This article (“No Pot on Purvine,” May 16) is amazingly one-sided, and exactly what Alexa Rae Wall and her followers want you to believe. “Oh, we are all organic and natural and one with the earth.” Not the case. If you want the truth about the commercial cannabis grows, ask the neighbors: they smell pot 24/7 for months; they listen to the fans to the point they can’t relax in their backyards; they look out their windows at fences akin to the local jail with bright security lights; they watch delivery trucks come and go, see 15-plus employee cars come and go multiple times everyday down narrow, poorly maintained rural roads and wonder how long their well water will last with grow sites taking at least three gallons of water per plant, per day. And I’m not just talking during a couple months in the fall like grapevines.
Growers want you to believe that groups like No Pot on Purvine and Save Our Sonoma Neighborhoods have called for prohibition. They have merely said that these commercial operations do not belong where families live. Put them in commercial areas like every other business and allow neighborhoods to be exclusion zones, just like they can with too many vacation rentals.
Those of you following the issues regarding the purple urchins (“Tip of the Spear,” May 16) and the demise of the abalone along the Sonoma and Mendocino coastlines will want to read recent news from the California Department of Fish and Wildlife: an emergency increase of the daily bag limit for purple sea urchins taken while skin or scuba diving off Mendocino and Sonoma counties only is now in effect. The CDFW will allow a daily bag limit of 20 gallons, with no limit on possession. The emergency regulation will remain in effect for 180 days (until Nov. 6) unless extended by the commission. Upon expiration, the bag limit will return to 35 individual urchins.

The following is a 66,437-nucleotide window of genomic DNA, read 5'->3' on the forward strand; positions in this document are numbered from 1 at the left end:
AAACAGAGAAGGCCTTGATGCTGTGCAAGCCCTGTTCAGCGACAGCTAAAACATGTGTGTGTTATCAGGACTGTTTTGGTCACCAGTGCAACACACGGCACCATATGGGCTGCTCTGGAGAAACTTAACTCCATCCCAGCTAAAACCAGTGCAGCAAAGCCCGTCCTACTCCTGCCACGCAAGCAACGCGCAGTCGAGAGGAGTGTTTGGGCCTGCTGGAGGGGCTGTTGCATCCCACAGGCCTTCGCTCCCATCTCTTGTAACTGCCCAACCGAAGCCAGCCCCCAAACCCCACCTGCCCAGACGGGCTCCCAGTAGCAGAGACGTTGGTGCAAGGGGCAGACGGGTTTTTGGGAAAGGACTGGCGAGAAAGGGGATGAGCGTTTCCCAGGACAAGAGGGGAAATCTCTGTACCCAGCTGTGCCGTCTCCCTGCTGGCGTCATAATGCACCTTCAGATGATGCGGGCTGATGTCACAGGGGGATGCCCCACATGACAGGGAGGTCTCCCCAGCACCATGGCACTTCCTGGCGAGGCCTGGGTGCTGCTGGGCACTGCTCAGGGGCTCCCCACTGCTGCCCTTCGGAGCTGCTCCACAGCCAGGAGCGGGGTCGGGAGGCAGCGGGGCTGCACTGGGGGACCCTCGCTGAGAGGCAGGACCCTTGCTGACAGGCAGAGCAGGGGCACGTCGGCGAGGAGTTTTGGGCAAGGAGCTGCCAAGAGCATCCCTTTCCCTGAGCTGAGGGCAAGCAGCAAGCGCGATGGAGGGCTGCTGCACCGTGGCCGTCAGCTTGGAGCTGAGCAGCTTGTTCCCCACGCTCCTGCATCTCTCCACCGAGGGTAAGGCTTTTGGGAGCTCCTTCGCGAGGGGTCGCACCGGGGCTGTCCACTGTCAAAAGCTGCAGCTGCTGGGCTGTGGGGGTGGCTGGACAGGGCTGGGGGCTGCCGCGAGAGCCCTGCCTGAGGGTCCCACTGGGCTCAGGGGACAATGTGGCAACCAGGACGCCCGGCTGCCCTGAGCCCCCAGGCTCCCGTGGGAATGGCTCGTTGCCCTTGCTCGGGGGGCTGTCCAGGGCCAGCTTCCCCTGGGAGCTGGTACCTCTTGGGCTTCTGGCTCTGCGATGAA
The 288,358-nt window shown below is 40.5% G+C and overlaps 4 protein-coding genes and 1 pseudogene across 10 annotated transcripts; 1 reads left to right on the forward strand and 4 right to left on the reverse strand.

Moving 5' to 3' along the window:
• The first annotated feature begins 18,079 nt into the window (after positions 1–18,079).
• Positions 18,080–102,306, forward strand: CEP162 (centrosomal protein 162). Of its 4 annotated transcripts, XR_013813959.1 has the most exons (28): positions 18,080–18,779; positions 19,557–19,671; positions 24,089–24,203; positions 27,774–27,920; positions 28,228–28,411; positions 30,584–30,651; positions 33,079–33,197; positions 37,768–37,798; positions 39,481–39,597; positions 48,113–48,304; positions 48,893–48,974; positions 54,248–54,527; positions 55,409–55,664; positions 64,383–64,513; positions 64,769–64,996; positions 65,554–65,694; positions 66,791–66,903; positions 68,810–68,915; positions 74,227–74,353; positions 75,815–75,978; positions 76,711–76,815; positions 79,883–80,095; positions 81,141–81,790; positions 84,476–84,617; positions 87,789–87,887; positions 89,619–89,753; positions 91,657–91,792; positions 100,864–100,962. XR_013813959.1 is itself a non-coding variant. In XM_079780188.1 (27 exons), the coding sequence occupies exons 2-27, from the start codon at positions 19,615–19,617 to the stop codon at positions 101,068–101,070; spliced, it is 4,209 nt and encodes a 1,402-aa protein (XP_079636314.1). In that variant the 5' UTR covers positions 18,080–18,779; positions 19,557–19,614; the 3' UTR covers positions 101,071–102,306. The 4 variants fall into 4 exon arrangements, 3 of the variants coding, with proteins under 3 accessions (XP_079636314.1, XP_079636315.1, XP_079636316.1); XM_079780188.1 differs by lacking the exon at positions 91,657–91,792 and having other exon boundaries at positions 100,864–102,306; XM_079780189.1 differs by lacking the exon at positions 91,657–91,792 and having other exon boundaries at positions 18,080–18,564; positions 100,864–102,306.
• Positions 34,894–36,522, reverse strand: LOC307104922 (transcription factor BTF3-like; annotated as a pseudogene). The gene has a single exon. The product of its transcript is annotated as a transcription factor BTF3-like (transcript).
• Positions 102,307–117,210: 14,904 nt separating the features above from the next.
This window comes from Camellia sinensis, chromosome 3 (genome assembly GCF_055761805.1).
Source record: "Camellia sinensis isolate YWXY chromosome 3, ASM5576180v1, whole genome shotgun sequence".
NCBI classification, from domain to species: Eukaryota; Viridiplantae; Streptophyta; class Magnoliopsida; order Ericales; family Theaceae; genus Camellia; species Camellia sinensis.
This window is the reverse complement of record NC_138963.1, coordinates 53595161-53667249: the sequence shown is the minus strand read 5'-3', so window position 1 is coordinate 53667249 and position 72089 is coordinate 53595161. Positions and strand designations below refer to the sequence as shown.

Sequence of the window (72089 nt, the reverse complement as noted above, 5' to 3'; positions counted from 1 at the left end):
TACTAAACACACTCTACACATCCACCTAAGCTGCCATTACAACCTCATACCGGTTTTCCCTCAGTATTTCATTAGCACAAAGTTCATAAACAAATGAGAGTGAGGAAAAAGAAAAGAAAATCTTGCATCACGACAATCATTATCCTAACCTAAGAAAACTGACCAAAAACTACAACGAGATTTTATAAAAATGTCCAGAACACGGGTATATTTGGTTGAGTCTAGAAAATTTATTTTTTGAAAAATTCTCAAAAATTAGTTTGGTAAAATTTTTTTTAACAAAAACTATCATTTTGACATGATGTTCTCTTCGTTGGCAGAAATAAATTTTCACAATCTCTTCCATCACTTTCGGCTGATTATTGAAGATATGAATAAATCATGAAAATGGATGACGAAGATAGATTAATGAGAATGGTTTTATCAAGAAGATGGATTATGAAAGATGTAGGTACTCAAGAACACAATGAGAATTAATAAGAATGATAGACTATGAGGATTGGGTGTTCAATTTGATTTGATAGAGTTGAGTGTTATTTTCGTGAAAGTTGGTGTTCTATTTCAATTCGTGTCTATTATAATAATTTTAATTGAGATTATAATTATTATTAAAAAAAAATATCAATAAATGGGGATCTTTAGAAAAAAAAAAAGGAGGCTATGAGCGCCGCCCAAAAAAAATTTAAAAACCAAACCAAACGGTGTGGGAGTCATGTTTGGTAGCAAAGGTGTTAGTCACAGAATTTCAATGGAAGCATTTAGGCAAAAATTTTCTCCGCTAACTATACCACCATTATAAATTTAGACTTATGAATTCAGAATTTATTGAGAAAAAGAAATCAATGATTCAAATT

We Need Reform
I have been a Sonoma County resident for many years. I have seen local policing go from “Now, you go straight home” or “How about if I give you a ride home?” to the polar opposite, especially in our sheriff’s office. The resulting deaths and alleged jail beatings due to poor oversight and a lack of accountability have increased to an unacceptable level, causing unnecessary harm and incurring costly lawsuits.
Now, inexplicably, the brass at the Sonoma County Sheriff’s Office have thrust a deeply polarizing conflict-based reality show, Cops, into our community (“Action!” May 2), making a very controversial patrol sergeant a potential TV star in the process. These bad decisions further divide our community and pour salt on as-yet unhealed wounds.
What is needed is a “sea change” within the sheriff’s office, including: hiring, training and retention; policy and procedure; and internal investigation and discipline. We need a sheriff who is an experienced reformer, who will work diligently to change the culture.
John Mutz has the experience and temperament (and none of the political baggage) for this tough undertaking. Let’s bring the shine back to the unfairly tarnished badges of our fine men and women of the SCSO.
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